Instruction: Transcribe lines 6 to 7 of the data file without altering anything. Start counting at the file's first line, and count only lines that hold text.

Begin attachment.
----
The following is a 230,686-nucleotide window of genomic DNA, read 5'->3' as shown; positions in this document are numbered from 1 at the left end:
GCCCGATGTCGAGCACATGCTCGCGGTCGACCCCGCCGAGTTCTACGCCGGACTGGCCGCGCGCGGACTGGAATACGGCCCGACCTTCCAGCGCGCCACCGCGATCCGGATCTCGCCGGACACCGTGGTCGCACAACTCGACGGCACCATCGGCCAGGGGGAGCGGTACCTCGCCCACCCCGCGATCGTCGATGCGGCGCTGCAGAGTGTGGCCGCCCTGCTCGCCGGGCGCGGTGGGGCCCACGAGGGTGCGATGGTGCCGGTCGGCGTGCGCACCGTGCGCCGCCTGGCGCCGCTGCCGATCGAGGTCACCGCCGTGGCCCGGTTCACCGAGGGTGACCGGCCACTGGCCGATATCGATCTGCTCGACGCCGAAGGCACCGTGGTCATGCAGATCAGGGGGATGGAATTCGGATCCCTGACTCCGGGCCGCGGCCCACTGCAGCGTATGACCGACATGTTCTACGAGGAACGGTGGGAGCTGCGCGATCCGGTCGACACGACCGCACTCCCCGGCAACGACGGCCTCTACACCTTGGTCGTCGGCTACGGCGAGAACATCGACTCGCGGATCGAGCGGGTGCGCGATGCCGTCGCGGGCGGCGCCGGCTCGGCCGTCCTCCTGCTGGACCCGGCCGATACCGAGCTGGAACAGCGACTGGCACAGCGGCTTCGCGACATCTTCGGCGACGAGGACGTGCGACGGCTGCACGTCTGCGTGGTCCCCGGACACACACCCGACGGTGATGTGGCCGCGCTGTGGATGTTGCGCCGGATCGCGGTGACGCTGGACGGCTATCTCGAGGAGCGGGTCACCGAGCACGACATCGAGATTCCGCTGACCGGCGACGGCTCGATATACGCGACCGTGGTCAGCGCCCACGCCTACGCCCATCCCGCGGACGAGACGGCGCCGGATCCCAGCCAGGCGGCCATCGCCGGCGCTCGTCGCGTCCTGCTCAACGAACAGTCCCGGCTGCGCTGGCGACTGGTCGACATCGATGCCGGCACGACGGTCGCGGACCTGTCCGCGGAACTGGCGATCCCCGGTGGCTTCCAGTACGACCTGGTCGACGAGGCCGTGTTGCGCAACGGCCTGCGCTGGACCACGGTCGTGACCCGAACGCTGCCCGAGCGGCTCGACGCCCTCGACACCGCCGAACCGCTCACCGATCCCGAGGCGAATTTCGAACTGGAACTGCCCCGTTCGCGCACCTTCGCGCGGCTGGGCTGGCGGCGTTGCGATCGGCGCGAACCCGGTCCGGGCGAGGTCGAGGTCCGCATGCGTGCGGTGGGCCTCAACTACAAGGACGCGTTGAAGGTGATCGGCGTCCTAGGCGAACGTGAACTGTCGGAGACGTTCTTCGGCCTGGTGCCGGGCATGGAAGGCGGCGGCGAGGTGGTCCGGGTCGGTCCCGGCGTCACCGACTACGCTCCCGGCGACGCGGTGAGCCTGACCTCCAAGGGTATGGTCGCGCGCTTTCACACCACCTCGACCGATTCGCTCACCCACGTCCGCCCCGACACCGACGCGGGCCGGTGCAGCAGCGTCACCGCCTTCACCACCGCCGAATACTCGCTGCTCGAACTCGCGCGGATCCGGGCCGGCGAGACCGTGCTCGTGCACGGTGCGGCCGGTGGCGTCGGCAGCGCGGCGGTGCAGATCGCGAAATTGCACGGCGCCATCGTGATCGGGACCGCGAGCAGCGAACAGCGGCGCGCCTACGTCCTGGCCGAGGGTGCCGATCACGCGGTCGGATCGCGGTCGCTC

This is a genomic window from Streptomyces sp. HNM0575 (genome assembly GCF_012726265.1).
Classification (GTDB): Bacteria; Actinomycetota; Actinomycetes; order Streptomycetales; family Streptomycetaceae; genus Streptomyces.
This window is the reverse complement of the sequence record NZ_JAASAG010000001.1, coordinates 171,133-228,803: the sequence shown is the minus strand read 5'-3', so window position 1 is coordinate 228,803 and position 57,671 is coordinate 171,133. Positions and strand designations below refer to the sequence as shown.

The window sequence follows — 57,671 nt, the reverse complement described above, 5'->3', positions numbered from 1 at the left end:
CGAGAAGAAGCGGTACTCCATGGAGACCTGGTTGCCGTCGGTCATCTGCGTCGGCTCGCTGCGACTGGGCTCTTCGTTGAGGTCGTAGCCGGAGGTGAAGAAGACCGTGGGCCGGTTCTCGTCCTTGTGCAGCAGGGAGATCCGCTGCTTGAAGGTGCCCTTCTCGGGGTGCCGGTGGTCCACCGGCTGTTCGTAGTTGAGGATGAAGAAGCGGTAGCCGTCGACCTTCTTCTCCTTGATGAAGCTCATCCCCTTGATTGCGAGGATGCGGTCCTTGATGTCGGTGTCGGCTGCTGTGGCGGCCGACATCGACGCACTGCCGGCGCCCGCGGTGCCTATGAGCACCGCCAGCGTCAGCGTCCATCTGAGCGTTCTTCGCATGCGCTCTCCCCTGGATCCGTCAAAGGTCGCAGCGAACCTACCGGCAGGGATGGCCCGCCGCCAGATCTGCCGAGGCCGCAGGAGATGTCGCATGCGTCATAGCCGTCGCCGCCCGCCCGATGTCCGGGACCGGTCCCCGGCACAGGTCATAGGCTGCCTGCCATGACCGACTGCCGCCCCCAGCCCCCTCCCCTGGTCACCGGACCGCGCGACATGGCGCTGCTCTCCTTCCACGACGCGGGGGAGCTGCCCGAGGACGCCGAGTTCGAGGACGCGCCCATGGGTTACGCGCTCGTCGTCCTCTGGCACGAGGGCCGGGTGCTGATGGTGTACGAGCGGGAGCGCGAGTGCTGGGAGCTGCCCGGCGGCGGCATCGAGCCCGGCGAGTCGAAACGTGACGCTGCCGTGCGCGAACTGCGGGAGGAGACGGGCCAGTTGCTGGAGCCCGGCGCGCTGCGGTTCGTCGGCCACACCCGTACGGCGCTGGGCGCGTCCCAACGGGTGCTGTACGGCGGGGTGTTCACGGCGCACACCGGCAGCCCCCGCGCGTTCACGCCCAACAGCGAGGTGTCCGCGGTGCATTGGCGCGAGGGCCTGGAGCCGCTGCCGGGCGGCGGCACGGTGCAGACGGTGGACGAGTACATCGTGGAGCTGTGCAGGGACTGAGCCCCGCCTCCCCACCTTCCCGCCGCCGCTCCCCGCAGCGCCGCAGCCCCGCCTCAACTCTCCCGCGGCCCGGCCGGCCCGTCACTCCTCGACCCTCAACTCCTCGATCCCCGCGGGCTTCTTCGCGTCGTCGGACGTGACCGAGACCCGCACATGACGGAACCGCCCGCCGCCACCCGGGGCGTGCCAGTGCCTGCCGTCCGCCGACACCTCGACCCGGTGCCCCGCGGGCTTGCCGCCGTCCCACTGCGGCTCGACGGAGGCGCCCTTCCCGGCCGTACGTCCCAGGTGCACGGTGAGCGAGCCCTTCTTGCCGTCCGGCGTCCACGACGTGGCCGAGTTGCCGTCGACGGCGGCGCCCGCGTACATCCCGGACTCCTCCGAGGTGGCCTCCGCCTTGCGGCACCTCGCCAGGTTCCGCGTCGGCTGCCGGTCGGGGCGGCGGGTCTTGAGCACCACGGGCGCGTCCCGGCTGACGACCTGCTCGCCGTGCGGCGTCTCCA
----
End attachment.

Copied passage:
The window sequence follows — 57,671 nt, the reverse complement described above, 5'->3', positions numbered from 1 at the left end:
CGAGAAGAAGCGGTACTCCATGGAGACCTGGTTGCCGTCGGTCATCTGCGTCGGCTCGCTGCGACTGGGCTCTTCGTTGAGGTCGTAGCCGGAGGTGAAGAAGACCGTGGGCCGGTTCTCGTCCTTGTGCAGCAGGGAGATCCGCTGCTTGAAGGTGCCCTTCTCGGGGTGCCGGTGGTCCACCGGCTGTTCGTAGTTGAGGATGAAGAAGCGGTAGCCGTCGACCTTCTTCTCCTTGATGAAGCTCATCCCCTTGATTGCGAGGATGCGGTCCTTGATGTCGGTGTCGGCTGCTGTGGCGGCCGACATCGACGCACTGCCGGCGCCCGCGGTGCCTATGAGCACCGCCAGCGTCAGCGTCCATCTGAGCGTTCTTCGCATGCGCTCTCCCCTGGATCCGTCAAAGGTCGCAGCGAACCTACCGGCAGGGATGGCCCGCCGCCAGATCTGCCGAGGCCGCAGGAGATGTCGCATGCGTCATAGCCGTCGCCGCCCGCCCGATGTCCGGGACCGGTCCCCGGCACAGGTCATAGGCTGCCTGCCATGACCGACTGCCGCCCCCAGCCCCCTCCCCTGGTCACCGGACCGCGCGACATGGCGCTGCTCTCCTTCCACGACGCGGGGGAGCTGCCCGAGGACGCCGAGTTCGAGGACGCGCCCATGGGTTACGCGCTCGTCGTCCTCTGGCACGAGGGCCGGGTGCTGATGGTGTACGAGCGGGAGCGCGAGTGCTGGGAGCTGCCCGGCGGCGGCATCGAGCCCGGCGAGTCGAAACGTGACGCTGCCGTGCGCGAACTGCGGGAGGAGACGGGCCAGTTGCTGGAGCCCGGCGCGCTGCGGTTCGTCGGCCACACCCGTACGGCGCTGGGCGCGTCCCAACGGGTGCTGTACGGCGGGGTGTTCACGGCGCACACCGGCAGCCCCCGCGCGTTCACGCCCAACAGCGAGGTGTCCGCGGTGCATTGGCGCGAGGGCCTGGAGCCGCTGCCGGGCGGCGGCACGGTGCAGACGGTGGACGAGTACATCGTGGAGCTGTGCAGGGACTGAGCCCCGCCTCCCCACCTTCCCGCCGCCGCTCCCCGCAGCGCCGCAGCCCCGCCTCAACTCTCCCGCGGCCCGGCCGGCCCGTCACTCCTCGACCCTCAACTCCTCGATCCCCGCGGGCTTCTTCGCGTCGTCGGACGTGACCGAGACCCGCACATGACGGAACCGCCCGCCGCCACCCGGGGCGTGCCAGTGCCTGCCGTCCGCCGACACCTCGACCCGGTGCCCCGCGGGCTTGCCGCCGTCCCACTGCGGCTCGACGGAGGCGCCCTTCCCGGCCGTACGTCCCAGGTGCACGGTGAGCGAGCCCTTCTTGCCGTCCGGCGTCCACGACGTGGCCGAGTTGCCGTCGACGGCGGCGCCCGCGTACATCCCGGACTCCTCCGAGGTGGCCTCCGCCTTGCGGCACCTCGCCAGGTTCCGCGTCGGCTGCCGGTCGGGGCGGCGGGTCTTGAGCACCACGGGCGCGTCCCGGCTGACGACCTGCTCGCCGTGCGGCGTCTCCA